And that was it. Two plays. Two carries, 34 yards. The stats for that game show him with nine carries for 45 yards. What happened the rest of the time? I'll never know. I ran the tape back again and again: Stood straight up before he got the snap...looked bigger than everyone else...could get low at the point of contact, though, and tunnel for yardage, like Larry Csonka...lowered the shoulder...surprising speed.
But was there more? This was just an appetizer. There must be more footage. Somewhere.
I turned to the Hutson stuff.
Hutson was part of a five-play generic highlight film. A former Columbia quarterback, Ed Rovner, who is now a lawyer in Maryland, once told me something that I have never forgotten. He said he saw Hutson catch a pass in full stride, a one-handed low catch in which he snapped up the ball with his palm turned downward. I've asked many people about this, but no one else remembered it. That's the stuff I wanted to see.
On the first play, Hutson, playing the shortside end in the single wing, ran a reverse right and gained two yards. A very ordinary play. On the second one, playing right halfback on defense, he closed fast to break up a pass, showing great speed. Next, he came up and made the tackle on a sweep, no gain. On the following play, also on defense, he kind of fell into a tackle after a completed hitch pass. Finally he caught his first ball, for a touchdown, on a crossing route in which he beat the defender by a few yards and cradled the ball against his chest after it had bounced off his fingertips. That was all for Mr. Hutson. One catch.
But there had to be more. Raw footage of games, season highlights, something. Uh-uh, not at NFL Films. Much of its stuff was bought in 1972 from the Telra Company, which shot highlights for some clubs. That material goes back to the start of the television era in the late 1940s. A lot of unorganized Telra film, in negatives, was still in the vast storeroom upstairs. It would have to be cleaned and processed. Some of it was worthless. The sprocket holes had shrunk; masking tape was used for splicing. Some had been heat-damaged. It would take years to process and research it all, and it would go back only to the '40s.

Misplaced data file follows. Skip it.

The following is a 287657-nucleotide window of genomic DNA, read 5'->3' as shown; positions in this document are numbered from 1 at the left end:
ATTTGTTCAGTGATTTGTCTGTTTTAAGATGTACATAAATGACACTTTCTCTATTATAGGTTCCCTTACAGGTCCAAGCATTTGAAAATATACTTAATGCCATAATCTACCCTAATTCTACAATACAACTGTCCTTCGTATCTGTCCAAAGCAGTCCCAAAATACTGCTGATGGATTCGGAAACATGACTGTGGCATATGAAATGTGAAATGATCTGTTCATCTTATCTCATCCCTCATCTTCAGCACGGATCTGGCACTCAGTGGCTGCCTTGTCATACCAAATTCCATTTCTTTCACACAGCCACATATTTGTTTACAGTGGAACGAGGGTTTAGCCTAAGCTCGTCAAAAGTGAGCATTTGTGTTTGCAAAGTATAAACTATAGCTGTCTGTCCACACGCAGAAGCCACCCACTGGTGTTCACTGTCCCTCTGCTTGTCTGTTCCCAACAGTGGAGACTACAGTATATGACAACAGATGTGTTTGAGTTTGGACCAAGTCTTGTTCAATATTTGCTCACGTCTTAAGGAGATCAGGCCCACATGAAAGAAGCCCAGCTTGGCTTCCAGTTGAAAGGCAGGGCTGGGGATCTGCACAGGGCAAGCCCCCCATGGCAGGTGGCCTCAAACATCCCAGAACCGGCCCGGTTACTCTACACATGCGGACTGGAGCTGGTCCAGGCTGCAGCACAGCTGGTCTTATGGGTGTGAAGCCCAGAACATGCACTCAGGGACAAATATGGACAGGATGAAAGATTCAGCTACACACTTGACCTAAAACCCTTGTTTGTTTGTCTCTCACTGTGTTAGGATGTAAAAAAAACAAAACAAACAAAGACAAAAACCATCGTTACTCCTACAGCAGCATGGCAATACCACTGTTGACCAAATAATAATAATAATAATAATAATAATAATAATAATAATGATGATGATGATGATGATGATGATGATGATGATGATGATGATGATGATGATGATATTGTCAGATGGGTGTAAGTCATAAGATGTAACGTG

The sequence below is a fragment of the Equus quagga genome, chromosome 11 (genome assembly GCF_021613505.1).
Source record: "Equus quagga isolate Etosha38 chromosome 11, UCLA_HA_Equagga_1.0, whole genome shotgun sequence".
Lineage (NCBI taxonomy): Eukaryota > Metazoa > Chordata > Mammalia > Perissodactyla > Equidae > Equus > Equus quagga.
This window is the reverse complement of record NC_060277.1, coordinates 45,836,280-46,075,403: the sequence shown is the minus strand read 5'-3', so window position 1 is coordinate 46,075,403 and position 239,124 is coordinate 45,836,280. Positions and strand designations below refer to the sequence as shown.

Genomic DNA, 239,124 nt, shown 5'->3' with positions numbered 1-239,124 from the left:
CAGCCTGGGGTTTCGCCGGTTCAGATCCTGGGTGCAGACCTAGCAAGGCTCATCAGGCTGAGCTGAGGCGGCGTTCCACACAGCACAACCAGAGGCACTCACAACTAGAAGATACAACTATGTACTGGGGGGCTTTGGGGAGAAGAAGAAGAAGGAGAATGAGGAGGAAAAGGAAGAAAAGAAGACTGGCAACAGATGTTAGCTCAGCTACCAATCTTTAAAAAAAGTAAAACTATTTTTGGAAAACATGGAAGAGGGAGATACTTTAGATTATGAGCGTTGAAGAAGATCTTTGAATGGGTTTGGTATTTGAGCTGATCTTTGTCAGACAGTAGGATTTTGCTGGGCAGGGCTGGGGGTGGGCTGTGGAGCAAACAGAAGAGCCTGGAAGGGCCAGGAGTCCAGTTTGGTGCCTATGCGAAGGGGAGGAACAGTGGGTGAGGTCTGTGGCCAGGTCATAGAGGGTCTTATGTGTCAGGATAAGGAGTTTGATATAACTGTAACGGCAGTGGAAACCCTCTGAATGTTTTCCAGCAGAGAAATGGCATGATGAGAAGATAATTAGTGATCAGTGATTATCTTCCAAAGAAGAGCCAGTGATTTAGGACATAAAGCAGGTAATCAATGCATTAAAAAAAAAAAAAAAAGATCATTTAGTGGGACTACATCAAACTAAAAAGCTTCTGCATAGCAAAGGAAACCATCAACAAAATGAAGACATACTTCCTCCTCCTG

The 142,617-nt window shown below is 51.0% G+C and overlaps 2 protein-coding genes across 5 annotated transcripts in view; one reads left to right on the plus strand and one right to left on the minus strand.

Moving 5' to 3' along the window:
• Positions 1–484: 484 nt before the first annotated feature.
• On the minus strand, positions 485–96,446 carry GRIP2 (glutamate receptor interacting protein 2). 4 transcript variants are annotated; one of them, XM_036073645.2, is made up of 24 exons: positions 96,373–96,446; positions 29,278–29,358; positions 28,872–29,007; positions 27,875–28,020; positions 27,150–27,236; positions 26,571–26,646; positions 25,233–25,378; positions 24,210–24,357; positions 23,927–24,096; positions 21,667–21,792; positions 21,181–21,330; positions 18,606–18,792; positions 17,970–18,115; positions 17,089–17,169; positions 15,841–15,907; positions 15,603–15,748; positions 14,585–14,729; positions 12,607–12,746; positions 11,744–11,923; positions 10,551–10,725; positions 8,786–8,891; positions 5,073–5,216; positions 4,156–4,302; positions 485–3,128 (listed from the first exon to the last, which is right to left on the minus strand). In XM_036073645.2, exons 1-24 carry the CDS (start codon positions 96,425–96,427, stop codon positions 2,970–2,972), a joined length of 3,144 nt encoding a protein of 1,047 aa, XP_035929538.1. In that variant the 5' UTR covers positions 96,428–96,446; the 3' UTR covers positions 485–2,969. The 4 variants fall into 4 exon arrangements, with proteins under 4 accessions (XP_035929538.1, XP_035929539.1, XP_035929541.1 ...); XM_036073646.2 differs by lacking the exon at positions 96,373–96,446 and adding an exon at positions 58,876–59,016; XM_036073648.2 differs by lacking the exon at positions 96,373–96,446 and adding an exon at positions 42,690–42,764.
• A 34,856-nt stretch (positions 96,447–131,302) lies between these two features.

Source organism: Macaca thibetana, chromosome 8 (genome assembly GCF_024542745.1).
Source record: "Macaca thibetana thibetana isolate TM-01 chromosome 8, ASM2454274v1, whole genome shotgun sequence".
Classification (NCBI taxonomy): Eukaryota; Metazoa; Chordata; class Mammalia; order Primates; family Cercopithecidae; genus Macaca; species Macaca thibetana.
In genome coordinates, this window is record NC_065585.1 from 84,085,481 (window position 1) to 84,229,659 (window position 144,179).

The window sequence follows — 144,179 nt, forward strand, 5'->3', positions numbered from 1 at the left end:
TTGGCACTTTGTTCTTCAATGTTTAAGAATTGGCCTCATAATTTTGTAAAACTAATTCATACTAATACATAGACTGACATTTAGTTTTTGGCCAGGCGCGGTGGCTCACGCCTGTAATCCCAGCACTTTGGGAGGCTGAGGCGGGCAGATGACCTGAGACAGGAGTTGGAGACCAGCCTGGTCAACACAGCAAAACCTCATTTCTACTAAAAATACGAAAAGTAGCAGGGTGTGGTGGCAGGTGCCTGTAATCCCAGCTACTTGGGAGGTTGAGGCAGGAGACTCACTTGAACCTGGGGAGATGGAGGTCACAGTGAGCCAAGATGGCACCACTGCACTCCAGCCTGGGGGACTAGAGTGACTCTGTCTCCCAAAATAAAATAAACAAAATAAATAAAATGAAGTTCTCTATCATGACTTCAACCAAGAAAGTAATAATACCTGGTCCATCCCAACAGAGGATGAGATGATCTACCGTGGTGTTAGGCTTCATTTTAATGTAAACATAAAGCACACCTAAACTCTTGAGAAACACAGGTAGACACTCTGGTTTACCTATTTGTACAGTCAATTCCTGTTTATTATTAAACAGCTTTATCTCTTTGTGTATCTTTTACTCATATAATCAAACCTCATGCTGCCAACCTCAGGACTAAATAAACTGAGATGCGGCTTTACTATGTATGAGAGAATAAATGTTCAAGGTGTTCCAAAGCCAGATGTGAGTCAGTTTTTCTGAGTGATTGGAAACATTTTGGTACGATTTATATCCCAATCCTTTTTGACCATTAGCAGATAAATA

"I made a search for Nagurski and Hutson seven or eight years ago," Sabol said, "and this is all that I could come up with. But I did get some other stuff from the National Archives in Washington, good footage of the 1940 and 1941 championship games. It was part of the old Movietone News stuff. You can watch it all if you want to."
Yes, I wanted to. It wouldn't be Hutson or Nagurski, but it would be footage from their time, a look at their era and at the game's dominant team of a half century ago. How did people do things in those days? How was the game played?
First I watched the 1940 game, Bears 73, Redskins 0, the most famous championship game of them all until the Giants-Colts sudden death game in 1958. I charted it as I would a game today, noting formations and strengths and weaknesses. By now the Bears' T-formation had been refined by Clark Shaughnessy and the man-in-motion was more than a decoy, as it had been in the late 1930s.
We all know, of course, that fullback Bill Osmanski broke a 68-yarder for a touchdown on the second play of the game, a carry that was supposed to go inside, not outside. But on the first play of the game, the left end was split wide and the left halfback went in motion right to a flank position, creating a modern pro set—two split receivers and a tight end. Right away I had learned something. I thought the modern pro set came about nine years later with Shaughnessy's L.A. Rams.